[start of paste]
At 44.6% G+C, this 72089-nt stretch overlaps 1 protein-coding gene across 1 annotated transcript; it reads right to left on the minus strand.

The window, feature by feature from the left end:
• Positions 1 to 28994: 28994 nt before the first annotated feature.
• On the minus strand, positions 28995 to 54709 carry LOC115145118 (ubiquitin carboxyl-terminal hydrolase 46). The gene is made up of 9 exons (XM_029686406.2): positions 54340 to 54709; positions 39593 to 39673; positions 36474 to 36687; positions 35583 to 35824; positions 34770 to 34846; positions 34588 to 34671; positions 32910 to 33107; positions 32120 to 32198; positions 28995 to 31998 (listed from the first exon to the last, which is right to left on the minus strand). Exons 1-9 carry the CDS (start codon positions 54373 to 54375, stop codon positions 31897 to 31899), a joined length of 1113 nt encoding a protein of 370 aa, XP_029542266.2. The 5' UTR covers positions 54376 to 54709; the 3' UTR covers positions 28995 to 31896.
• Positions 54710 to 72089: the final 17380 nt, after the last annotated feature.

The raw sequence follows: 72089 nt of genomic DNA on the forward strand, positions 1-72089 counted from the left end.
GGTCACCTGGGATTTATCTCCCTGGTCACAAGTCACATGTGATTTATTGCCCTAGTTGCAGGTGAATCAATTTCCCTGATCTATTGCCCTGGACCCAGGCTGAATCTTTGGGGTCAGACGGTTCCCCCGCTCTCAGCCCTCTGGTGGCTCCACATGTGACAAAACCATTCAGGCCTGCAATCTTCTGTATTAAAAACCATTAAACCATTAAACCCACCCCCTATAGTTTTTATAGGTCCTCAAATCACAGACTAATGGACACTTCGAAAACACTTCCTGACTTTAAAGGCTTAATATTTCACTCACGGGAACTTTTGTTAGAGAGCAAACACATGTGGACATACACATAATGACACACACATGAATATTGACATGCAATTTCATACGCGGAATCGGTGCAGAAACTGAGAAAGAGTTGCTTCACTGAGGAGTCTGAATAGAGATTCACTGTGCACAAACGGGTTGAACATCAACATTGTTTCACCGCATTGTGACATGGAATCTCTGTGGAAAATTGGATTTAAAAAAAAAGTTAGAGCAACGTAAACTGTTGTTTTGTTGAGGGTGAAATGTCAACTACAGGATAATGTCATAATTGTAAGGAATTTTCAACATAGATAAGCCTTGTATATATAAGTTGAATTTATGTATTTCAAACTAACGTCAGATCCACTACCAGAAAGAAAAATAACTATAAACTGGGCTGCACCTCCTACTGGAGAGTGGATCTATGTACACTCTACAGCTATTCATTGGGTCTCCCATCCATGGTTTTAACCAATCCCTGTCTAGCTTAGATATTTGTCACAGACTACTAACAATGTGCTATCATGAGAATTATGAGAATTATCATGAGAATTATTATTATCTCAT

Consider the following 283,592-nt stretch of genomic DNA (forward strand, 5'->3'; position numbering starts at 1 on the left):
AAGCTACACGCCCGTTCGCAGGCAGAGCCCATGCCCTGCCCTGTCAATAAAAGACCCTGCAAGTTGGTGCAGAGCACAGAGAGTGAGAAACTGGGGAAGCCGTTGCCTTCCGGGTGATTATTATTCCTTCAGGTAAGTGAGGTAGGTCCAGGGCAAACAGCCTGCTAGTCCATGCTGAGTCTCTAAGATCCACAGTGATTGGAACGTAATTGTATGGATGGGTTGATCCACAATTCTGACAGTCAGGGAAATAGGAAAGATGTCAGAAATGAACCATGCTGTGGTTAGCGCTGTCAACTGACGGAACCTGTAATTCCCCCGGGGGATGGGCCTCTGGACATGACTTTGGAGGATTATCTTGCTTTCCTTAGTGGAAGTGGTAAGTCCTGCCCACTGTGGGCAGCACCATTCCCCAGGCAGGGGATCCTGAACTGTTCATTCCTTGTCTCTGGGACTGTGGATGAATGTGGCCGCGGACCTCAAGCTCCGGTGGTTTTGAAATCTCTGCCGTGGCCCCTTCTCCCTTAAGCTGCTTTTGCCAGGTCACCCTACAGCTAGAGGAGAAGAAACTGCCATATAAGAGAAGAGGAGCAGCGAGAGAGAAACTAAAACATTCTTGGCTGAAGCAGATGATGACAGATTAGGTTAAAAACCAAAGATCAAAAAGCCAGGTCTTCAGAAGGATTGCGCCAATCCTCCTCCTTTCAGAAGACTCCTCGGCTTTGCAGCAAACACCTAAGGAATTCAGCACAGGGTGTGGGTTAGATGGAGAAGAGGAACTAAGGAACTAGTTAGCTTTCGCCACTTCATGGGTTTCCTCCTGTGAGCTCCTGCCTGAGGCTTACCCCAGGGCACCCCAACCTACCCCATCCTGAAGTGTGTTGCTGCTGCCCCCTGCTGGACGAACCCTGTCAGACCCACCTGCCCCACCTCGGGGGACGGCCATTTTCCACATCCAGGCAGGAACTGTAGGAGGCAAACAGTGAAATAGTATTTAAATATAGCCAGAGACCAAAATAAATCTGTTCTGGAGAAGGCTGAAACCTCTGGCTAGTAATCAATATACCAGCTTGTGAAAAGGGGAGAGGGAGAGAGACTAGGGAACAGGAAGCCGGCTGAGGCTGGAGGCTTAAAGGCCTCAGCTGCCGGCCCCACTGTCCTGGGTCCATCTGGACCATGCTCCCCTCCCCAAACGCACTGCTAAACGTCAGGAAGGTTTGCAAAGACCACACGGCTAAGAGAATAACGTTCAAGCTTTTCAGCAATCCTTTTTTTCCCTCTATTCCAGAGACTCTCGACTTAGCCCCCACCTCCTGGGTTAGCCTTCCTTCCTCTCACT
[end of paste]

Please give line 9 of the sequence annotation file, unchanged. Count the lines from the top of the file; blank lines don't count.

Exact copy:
AAGCTACACGCCCGTTCGCAGGCAGAGCCCATGCCCTGCCCTGTCAATAAAAGACCCTGCAAGTTGGTGCAGAGCACAGAGAGTGAGAAACTGGGGAAGCCGTTGCCTTCCGGGTGATTATTATTCCTTCAGGTAAGTGAGGTAGGTCCAGGGCAAACAGCCTGCTAGTCCATGCTGAGTCTCTAAGATCCACAGTGATTGGAACGTAATTGTATGGATGGGTTGATCCACAATTCTGACAGTCAGGGAAATAGGAAAGATGTCAGAAATGAACCATGCTGTGGTTAGCGCTGTCAACTGACGGAACCTGTAATTCCCCCGGGGGATGGGCCTCTGGACATGACTTTGGAGGATTATCTTGCTTTCCTTAGTGGAAGTGGTAAGTCCTGCCCACTGTGGGCAGCACCATTCCCCAGGCAGGGGATCCTGAACTGTTCATTCCTTGTCTCTGGGACTGTGGATGAATGTGGCCGCGGACCTCAAGCTCCGGTGGTTTTGAAATCTCTGCCGTGGCCCCTTCTCCCTTAAGCTGCTTTTGCCAGGTCACCCTACAGCTAGAGGAGAAGAAACTGCCATATAAGAGAAGAGGAGCAGCGAGAGAGAAACTAAAACATTCTTGGCTGAAGCAGATGATGACAGATTAGGTTAAAAACCAAAGATCAAAAAGCCAGGTCTTCAGAAGGATTGCGCCAATCCTCCTCCTTTCAGAAGACTCCTCGGCTTTGCAGCAAACACCTAAGGAATTCAGCACAGGGTGTGGGTTAGATGGAGAAGAGGAACTAAGGAACTAGTTAGCTTTCGCCACTTCATGGGTTTCCTCCTGTGAGCTCCTGCCTGAGGCTTACCCCAGGGCACCCCAACCTACCCCATCCTGAAGTGTGTTGCTGCTGCCCCCTGCTGGACGAACCCTGTCAGACCCACCTGCCCCACCTCGGGGGACGGCCATTTTCCACATCCAGGCAGGAACTGTAGGAGGCAAACAGTGAAATAGTATTTAAATATAGCCAGAGACCAAAATAAATCTGTTCTGGAGAAGGCTGAAACCTCTGGCTAGTAATCAATATACCAGCTTGTGAAAAGGGGAGAGGGAGAGAGACTAGGGAACAGGAAGCCGGCTGAGGCTGGAGGCTTAAAGGCCTCAGCTGCCGGCCCCACTGTCCTGGGTCCATCTGGACCATGCTCCCCTCCCCAAACGCACTGCTAAACGTCAGGAAGGTTTGCAAAGACCACACGGCTAAGAGAATAACGTTCAAGCTTTTCAGCAATCCTTTTTTTCCCTCTATTCCAGAGACTCTCGACTTAGCCCCCACCTCCTGGGTTAGCCTTCCTTCCTCTCACT